FA chairman Greg Dyke poses with the executive's controversial report on the future of the England national team, which has angered Football League clubs. Photo: Getty Images
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Football League clubs are in open revolt against the B team plans of the executives who represent them

The continued endorsement of Premier League B teams being given access to Football League competitions has led to an open rebellion by teams and their owners against the executives who are supposed to represent their interests.

In the luxury resort of Vilamoura on Portugal’s Algarve, important discussions about the future of English football are taking place. It’s the Football League Owners and Executives Conference, the objective of which, according to a letter from Football League chief executive Shaun Harvey, is to “increase engagement with clubs”.

Harvey also includes in his letter the caveat that: “The emphasis will be on the future, not the past.” The observation that those who do not learn from their history are doomed to repeat it is brought immediately to mind.

One way in which Harvey no doubt helps the future can be focused on is by discussion of the proposal to allow B teams from the elite clubs of the Premier League to enter the Johnstone’s Paint Trophy, the cup competition for lower league clubs. This proposal dangles unspecified “financial benefits” in front of lower league clubs to encourage then to accept something that has already been widely rejected in a different form – the parachuting of top club B teams into competition with traditional clubs.

The suggestion represents something of a rearguard action after the furore sparked by the FA Commission’s report on the future of the England team, which suggested that B teams from the top sides should be allowed to compete in the Football League. As the many thousands of fans who have opposed that plan pointed out, the idea undermines one of the basic principles of the English game: that a club's position is based on merit. The fans, of course, were not asked for their views – we’re just expected to pay to watch the games we don’t want to be staged. But it’s not just fans who are opposed to the plans.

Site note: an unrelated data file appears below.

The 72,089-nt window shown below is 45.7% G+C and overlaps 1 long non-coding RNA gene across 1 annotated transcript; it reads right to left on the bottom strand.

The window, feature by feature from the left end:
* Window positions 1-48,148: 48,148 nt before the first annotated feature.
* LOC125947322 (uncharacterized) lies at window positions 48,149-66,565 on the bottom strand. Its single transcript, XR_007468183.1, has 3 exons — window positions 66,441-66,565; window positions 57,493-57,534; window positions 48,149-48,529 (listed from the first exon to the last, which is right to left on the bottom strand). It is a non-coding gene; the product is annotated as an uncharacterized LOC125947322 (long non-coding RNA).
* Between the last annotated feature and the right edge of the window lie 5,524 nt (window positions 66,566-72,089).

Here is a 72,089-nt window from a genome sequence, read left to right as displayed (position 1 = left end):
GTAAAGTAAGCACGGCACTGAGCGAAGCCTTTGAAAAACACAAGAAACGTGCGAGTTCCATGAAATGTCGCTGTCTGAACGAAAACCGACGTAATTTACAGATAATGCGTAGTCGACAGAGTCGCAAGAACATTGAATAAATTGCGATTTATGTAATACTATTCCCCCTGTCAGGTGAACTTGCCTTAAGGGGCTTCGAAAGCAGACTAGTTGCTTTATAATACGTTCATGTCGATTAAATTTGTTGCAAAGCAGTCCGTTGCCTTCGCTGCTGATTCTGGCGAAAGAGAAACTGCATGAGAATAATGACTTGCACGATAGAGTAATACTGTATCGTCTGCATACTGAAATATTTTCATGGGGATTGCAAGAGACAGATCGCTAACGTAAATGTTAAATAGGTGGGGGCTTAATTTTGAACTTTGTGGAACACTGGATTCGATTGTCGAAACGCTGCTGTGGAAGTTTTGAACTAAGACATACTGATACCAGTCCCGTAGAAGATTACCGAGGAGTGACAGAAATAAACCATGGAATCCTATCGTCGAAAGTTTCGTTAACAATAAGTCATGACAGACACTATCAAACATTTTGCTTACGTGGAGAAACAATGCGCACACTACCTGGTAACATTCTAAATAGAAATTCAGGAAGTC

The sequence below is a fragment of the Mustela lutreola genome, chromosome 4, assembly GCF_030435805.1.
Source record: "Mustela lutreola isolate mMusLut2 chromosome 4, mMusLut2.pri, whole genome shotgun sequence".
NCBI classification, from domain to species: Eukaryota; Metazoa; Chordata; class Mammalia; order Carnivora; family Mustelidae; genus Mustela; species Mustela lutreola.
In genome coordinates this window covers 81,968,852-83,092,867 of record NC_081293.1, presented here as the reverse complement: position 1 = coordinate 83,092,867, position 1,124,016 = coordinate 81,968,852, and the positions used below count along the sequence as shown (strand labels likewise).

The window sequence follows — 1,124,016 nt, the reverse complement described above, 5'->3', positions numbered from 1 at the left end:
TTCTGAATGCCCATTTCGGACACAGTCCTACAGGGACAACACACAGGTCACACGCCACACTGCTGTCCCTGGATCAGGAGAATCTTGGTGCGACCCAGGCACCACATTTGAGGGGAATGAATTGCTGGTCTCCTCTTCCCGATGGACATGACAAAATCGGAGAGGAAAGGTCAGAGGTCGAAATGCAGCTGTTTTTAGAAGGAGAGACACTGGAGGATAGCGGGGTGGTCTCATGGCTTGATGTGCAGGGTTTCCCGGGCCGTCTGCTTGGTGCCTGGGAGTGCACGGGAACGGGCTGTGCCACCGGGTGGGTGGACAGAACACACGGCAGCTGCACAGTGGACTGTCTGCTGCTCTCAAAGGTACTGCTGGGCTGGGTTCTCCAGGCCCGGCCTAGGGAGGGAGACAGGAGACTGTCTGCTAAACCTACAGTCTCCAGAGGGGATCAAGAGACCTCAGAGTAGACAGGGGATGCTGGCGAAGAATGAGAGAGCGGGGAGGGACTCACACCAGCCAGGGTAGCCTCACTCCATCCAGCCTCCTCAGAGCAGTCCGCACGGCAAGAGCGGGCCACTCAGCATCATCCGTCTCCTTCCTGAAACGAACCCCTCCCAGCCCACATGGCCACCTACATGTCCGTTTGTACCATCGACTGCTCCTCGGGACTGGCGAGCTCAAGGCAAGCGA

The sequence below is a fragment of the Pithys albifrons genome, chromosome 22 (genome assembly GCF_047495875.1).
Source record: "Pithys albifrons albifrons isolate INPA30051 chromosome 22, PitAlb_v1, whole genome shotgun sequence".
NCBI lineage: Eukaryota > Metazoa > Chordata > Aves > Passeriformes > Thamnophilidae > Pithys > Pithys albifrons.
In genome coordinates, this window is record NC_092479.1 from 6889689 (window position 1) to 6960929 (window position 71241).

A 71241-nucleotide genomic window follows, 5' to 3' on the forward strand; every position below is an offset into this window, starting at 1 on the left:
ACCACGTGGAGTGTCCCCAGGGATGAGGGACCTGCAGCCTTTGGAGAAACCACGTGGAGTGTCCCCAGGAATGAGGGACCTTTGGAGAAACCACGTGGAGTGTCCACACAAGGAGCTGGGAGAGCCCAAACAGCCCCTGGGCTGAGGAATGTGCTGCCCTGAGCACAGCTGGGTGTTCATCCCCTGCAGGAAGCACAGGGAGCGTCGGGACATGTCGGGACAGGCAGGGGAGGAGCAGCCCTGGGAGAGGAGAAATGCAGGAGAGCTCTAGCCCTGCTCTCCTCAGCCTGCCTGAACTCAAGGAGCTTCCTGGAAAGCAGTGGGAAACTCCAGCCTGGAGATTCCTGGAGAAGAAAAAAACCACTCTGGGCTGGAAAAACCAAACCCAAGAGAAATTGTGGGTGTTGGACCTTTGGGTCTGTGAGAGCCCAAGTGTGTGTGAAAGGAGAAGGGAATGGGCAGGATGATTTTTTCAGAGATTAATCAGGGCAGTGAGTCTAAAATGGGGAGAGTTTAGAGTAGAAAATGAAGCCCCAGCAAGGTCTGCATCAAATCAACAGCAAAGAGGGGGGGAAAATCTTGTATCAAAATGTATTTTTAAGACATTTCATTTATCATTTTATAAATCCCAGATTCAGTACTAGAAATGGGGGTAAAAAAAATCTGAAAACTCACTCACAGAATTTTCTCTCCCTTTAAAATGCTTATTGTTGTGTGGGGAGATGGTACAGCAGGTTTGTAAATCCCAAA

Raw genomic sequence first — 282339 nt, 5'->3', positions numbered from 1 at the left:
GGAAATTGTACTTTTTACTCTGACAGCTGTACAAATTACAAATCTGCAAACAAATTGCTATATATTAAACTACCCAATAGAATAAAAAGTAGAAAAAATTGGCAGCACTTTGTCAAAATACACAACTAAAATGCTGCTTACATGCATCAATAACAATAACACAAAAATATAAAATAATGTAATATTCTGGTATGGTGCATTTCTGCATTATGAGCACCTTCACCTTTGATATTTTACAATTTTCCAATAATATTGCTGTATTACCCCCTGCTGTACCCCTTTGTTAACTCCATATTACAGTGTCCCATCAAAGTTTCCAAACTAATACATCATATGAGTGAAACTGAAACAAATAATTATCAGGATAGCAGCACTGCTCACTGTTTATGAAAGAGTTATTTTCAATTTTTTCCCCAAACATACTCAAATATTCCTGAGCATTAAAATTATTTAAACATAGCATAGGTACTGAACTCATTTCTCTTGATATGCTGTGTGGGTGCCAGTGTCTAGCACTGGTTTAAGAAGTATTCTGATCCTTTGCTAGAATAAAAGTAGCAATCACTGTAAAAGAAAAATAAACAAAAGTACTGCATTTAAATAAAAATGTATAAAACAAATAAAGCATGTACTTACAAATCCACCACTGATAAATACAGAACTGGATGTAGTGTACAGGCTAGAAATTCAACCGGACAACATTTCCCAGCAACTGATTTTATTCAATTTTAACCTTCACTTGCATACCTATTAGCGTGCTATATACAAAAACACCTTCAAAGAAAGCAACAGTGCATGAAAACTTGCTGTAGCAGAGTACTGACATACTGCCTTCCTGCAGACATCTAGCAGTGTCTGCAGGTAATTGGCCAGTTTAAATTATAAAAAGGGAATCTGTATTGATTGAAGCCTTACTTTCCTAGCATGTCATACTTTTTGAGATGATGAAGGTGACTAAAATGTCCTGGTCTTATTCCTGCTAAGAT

The Football League clubs themselves are also in open rebellion, with Peterborough United’s Darren Macanthony, Portsmouth CEO Mark Caitlin and Bradford City’s Mark Lawn particularly vociferous in their opposition. All of which presents a problem for Football League chairman Greg Clarke, because while almost all the clubs he is supposed to represent oppose the B team plans, and while the Football League itself has said the original FA Commission proposals “may not contain a solution that is acceptable at the current time”, the embarrassing detail that remains is that Greg Clarke was one of the members of the Commission who signed off the proposal.

It’s not the first time Clarke has incurred the ire of the clubs he is supposed to represent. At last year’s meeting, he had to face down the prospect of a no-confidence vote from clubs angry at the way he had negotiated a solidarity payments package with the Premier League, about his failure to secure sponsorship for the League, and for putting himself in the frame for the job of FA Chairman – eventually given to Greg Dyke – without informing the League.

On that occasion, Ken Bates, then the chairman of Leeds United, moved a motion to dismiss any concerns and move on – with only a handful of clubs opposing. This year, it seems, former Leeds United executive Shaun Harvey will try to get Clarke out of trouble, repackaging the B team league proposal as a B team cup proposal. And showing, in the process, that despite the protestations of the football authorities that they are listening to the furious fan criticisms of the whole B team principle, they are in fact not listening at all.

The fact that they are not listening is no surprise. Harvey once set out his philosophy as ‘players play, managers manage, and supporters support”. With the conference in Vilamoura also due to discuss ownership structures, it’s also interesting to remember that Harvey has presided over three administrations, two at Bradford City and one at Leeds. He was at Leeds for years when the ultimate owners of the club were not publically known – which equips him well to be the chief executive of the organisation responsible for the Owners and Directors Test. Leeds fan Amitai Winehouse has written an interesting portrait of Harvey for the fanzine STAND, while Harvey’s approach to supporter criticism was examined in some depth by David Conn in the Guardian.

One of the major problems with the way English football is run is that those who take the key decisions are in those positions for a variety of reasons – none of which include being accountable to any constituency other than people like them. So they often define the interests of ‘their’ clubs as their own personal interests, and those interests often include seeing how far they can rise within the governance structure of a sport that likes to project a professional image, but which too often conducts itself in an amateur fashion, with a nod here, a wink there and a favour thrown in when it can make a difference.